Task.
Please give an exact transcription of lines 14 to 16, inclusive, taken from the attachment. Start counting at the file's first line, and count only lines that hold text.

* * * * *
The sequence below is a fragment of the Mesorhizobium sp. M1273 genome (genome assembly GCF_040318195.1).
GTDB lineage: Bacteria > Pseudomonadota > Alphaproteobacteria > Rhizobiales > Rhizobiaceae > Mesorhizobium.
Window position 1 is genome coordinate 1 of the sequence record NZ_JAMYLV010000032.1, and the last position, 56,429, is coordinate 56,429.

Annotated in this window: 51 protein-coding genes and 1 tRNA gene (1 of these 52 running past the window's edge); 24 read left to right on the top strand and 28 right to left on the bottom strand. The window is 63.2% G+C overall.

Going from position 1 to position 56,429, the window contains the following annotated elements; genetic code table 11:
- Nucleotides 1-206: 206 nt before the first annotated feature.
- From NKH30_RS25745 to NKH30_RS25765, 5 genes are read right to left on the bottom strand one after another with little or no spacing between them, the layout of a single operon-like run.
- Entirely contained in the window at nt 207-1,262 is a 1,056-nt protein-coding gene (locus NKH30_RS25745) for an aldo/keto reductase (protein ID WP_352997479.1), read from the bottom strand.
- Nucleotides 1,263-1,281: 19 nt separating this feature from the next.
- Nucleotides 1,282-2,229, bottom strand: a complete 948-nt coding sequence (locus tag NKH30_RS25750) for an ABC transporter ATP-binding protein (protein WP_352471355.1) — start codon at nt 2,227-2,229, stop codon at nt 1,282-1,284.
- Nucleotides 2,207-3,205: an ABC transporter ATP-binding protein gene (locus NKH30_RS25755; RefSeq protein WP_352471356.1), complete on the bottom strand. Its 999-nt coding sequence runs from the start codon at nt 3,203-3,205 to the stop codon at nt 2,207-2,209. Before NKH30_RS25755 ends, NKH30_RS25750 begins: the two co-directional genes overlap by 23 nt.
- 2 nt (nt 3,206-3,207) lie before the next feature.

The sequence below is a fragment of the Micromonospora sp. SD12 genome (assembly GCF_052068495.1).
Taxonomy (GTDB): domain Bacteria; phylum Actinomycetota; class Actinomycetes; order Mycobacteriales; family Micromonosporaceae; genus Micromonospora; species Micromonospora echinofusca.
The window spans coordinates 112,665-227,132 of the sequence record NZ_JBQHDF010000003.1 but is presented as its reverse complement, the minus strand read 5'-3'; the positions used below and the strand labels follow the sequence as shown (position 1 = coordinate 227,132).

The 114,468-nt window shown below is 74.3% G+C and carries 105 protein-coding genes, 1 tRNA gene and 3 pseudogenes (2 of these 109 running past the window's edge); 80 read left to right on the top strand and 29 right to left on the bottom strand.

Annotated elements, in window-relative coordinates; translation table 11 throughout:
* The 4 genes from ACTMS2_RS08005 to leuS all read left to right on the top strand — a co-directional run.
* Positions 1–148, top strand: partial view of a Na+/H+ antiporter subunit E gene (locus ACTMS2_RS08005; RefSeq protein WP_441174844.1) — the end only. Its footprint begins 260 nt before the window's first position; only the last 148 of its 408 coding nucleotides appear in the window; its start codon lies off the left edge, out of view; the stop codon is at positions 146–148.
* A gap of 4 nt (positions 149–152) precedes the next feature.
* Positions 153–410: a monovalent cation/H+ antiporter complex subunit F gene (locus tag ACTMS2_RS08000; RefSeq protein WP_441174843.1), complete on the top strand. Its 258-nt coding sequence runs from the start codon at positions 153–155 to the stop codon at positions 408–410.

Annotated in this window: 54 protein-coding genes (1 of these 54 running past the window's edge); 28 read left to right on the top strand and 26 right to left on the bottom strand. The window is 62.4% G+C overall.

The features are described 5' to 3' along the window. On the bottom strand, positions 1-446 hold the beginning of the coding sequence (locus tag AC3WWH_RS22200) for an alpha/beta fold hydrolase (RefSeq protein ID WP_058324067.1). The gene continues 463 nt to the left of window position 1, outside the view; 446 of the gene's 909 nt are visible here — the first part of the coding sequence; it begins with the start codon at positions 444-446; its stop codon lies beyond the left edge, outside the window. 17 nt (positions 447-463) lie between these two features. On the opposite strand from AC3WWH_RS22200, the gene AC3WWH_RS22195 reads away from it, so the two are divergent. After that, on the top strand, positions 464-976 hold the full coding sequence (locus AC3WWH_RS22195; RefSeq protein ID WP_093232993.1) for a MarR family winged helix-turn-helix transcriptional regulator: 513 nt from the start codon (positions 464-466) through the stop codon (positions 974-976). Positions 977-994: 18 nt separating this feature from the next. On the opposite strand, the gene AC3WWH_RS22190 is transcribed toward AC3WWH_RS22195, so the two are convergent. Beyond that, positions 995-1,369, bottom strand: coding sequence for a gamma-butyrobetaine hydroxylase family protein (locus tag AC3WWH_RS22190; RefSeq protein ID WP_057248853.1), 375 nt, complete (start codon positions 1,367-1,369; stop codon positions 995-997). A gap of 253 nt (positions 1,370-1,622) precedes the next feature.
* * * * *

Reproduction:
Taxonomy (GTDB): domain Bacteria; phylum Actinomycetota; class Actinomycetes; order Mycobacteriales; family Micromonosporaceae; genus Micromonospora; species Micromonospora echinofusca.
The window spans coordinates 112,665-227,132 of the sequence record NZ_JBQHDF010000003.1 but is presented as its reverse complement, the minus strand read 5'-3'; the positions used below and the strand labels follow the sequence as shown (position 1 = coordinate 227,132).

The 114,468-nt window shown below is 74.3% G+C and carries 105 protein-coding genes, 1 tRNA gene and 3 pseudogenes (2 of these 109 running past the window's edge); 80 read left to right on the top strand and 29 right to left on the bottom strand.